Turkey is set to attract more foreign investments thanks to its reforms and landmark projects, the secretary-general of the D-8 Organization for Economic Cooperation has said.
Dato Ku Jaafar Ku Shaari praised Turkey’s fresh reforms announced by President Recep Tayyip Erdoğan earlier this month to protect the value of the local currency and attract foreign investors.
“And I think, the honorable president is very much aware that new reform packages and amendments in different fields such as economy, law and democracy need to be made by the Republic of Turkey to adapt to the new developments, and in order to take a key position and play a critical role on the economic and diplomatic level among the developed countries in the New World Order,” Shaari told Anadolu Agency (AA) Thursday.
He said Turkey’s impressive growth and structural reforms over the past years have propelled it to become one of the most popular foreign direct investment (FDI) destinations of 2019 in Europe, and the trend will continue in the coming years.
Erdoğan outlined a series of measures that he said would lift the country’s economy. Under the package, the government will focus on efforts to reform the economy, bring down inflation and tighten state finances as well as increasing the country’s potential growth through productivity driven by investment, employment and exports.
Touching upon the landmark Istanbul Finance Center (IFC) project, Shaari said it will establish Istanbul as the global center for Islamic finance.
“The project will be launched in early 2022,” he said.
Environment and Urbanization Minister Murat Kurum earlier this month said the construction was 66% completed as he vowed the center would be opened on time. Some 8,000 people are currently working on the site.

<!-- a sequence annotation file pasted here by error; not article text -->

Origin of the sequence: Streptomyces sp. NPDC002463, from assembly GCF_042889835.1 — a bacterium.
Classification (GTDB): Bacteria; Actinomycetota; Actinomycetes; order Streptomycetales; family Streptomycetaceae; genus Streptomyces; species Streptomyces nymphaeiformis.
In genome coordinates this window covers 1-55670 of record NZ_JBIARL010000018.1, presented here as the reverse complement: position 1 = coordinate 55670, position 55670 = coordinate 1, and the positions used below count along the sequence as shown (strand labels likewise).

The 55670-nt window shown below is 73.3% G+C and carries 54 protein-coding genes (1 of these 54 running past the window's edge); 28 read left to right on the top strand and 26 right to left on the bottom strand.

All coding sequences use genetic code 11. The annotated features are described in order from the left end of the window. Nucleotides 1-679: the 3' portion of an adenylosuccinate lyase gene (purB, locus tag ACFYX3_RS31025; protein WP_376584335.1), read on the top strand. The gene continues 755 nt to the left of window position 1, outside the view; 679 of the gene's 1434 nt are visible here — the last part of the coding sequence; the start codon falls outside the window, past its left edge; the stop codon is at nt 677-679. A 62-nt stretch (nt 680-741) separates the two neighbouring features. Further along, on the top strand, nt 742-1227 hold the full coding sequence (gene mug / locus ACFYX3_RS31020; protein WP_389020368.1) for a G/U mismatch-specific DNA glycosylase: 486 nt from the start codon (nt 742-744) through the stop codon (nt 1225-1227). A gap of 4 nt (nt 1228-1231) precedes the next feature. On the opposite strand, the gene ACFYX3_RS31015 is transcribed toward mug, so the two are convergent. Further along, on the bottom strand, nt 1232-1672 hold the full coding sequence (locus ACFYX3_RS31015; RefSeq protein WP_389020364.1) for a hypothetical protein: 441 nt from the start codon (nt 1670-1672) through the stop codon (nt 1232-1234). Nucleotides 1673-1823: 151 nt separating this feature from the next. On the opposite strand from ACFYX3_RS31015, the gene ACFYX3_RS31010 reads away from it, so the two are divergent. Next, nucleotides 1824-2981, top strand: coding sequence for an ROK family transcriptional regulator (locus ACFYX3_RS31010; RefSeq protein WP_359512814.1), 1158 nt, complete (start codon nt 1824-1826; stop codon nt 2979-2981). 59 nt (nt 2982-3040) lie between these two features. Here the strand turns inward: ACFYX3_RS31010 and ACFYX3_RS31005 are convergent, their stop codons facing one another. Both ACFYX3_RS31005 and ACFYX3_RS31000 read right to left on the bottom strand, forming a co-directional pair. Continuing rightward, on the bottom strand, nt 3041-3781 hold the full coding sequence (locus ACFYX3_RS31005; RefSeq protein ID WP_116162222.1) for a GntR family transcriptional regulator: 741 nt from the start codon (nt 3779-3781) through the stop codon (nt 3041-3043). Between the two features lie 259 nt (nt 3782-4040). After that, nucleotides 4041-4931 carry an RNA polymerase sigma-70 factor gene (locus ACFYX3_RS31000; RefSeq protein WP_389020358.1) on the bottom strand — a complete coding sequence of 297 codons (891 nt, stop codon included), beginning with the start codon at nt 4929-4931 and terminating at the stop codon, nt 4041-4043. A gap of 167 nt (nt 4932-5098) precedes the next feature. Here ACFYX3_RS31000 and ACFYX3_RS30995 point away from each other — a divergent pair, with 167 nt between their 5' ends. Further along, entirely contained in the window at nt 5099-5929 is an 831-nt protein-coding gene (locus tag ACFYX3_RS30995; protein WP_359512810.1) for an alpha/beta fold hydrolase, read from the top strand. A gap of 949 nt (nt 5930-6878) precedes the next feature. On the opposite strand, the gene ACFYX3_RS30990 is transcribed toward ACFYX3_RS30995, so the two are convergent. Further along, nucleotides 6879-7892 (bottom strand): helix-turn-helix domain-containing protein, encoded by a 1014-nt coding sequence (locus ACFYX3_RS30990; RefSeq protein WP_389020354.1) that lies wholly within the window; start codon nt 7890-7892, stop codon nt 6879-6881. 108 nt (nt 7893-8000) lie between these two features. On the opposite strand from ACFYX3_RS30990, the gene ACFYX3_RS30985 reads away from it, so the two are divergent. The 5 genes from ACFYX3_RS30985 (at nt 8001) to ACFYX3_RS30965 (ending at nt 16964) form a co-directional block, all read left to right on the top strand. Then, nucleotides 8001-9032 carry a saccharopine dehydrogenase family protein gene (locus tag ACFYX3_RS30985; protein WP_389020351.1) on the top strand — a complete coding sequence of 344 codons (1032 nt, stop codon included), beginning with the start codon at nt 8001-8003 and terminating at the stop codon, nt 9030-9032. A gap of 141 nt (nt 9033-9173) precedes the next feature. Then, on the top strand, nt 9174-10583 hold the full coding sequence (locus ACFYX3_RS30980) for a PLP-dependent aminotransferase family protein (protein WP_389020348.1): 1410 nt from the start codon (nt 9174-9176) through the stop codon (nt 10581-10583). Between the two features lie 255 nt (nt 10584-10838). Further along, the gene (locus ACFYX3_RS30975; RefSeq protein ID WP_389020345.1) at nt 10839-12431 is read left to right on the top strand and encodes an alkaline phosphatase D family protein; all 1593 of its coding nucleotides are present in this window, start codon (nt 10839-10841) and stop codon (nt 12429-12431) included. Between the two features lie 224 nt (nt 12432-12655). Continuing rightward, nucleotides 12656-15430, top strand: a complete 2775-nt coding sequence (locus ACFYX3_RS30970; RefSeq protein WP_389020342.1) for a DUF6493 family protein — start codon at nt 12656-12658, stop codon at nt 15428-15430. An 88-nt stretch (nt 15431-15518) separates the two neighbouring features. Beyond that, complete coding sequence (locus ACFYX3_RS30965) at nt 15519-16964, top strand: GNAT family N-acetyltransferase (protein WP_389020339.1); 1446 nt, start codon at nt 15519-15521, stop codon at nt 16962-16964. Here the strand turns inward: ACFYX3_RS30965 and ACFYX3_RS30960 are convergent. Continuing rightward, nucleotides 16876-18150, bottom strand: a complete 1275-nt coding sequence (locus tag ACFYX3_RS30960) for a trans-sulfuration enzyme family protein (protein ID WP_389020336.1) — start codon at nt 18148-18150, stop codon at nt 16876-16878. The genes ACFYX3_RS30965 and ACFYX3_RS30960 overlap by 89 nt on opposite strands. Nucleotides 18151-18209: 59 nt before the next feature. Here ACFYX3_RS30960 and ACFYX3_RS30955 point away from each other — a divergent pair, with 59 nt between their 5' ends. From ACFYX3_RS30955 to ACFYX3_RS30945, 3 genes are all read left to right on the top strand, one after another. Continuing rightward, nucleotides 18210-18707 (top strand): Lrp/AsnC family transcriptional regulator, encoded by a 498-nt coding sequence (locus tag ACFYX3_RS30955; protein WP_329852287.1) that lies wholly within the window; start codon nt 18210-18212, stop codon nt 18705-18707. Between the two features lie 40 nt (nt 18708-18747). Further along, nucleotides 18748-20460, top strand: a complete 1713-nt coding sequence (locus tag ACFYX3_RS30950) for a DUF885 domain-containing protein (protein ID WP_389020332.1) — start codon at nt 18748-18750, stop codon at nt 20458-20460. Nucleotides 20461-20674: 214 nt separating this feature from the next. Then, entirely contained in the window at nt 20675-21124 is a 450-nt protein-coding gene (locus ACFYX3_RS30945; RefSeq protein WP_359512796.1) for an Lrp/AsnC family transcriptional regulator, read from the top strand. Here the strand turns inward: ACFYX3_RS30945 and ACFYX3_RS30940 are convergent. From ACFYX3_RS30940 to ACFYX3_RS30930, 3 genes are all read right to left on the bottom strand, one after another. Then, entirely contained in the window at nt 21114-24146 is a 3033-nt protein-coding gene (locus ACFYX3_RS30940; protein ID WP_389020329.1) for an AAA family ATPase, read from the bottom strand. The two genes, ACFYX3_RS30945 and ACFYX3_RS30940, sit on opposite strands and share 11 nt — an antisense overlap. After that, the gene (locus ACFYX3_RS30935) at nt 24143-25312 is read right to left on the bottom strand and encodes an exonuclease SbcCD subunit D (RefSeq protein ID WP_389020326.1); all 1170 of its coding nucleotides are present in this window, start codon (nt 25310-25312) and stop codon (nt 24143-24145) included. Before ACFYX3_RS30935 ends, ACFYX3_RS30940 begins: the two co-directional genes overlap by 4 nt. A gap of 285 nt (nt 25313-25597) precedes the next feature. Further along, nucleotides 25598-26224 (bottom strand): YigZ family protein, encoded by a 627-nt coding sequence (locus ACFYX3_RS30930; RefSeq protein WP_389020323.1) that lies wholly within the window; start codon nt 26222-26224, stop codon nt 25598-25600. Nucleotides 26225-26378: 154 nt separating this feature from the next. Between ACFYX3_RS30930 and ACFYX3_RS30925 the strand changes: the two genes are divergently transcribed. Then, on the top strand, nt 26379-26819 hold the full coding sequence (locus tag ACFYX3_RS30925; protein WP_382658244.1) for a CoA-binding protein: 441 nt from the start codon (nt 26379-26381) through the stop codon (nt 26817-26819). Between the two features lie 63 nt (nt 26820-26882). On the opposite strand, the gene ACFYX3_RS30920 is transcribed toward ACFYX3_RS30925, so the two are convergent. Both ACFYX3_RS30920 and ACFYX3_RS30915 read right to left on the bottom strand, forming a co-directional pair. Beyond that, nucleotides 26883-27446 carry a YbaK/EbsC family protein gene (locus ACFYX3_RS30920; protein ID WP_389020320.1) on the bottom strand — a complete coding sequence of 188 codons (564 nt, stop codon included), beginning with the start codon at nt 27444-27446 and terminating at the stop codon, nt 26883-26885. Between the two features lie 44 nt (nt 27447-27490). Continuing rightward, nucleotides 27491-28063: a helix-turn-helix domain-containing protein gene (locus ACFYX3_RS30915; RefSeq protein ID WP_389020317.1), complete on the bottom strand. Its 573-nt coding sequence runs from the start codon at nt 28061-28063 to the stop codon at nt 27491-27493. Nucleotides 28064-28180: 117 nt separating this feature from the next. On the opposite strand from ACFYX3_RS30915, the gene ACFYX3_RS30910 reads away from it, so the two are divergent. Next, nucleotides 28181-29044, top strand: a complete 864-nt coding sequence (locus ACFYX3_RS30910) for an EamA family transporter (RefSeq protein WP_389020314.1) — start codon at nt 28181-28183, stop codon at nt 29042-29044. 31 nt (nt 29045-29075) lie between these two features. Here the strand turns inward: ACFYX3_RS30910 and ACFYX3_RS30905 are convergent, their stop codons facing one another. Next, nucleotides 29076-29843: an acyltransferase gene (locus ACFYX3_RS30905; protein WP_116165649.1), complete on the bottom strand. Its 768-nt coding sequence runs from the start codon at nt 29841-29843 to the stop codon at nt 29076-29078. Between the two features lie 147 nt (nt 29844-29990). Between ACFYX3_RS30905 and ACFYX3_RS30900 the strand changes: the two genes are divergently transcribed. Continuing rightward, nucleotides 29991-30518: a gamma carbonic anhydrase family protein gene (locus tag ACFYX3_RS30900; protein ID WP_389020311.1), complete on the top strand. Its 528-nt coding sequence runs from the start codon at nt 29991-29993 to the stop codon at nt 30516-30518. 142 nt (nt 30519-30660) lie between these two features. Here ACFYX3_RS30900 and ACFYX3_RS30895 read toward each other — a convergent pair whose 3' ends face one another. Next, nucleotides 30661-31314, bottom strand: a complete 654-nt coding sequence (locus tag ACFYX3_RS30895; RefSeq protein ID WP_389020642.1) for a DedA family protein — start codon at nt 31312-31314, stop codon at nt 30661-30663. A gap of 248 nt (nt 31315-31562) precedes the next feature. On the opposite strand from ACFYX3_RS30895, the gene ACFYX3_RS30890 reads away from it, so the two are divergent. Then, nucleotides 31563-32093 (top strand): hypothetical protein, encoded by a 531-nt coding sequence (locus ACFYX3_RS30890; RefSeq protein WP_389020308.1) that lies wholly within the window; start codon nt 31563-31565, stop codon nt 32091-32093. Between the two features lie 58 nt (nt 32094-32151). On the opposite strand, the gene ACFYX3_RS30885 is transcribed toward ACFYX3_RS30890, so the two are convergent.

The IFC project, which started in 2009 and is being developed in Istanbul’s Ataşehir district, has been designed to be one of the world’s major financial centers.
The landmark government project aims to build a larger financial center than the existing ones in New York, London and Dubai, and also aims to make Istanbul the center of finance internationally.
Recalling that Turkey aims to increase the participation banking’s (Islamic banking) share to 15% by 2025 from 6%, Shaari said the center will provide opportunities for Turkey in the Islamic finance area.
Touching on the global economic lull due to the pandemic measures, he said that the D-8 is about to start a project with the Islamic Development Bank to revitalize regional cooperation and trade within member states.
“We can establish a special industrial or economic zone, we want to develop socio-economic cooperation amongst member states, we want to diversify and create new opportunities in trade relations, we want to improve developing countries’ position in the world economy,” he added.
On June 15, 1997, the D-8 was launched after then-Turkish Prime Minister Necmettin Erbakan proposed the creation of an economic group consisting of eight emerging economies from the Muslim world.
Alongside Turkey, Indonesia, Bangladesh, Egypt, Iran, Malaysia, Nigeria and Pakistan created an organization based in Istanbul.
The group has an annual trade volume of $1.6 trillion (TL 12 trillion), representing 4.5% of global trade and 5% of the global gross domestic product (GDP).
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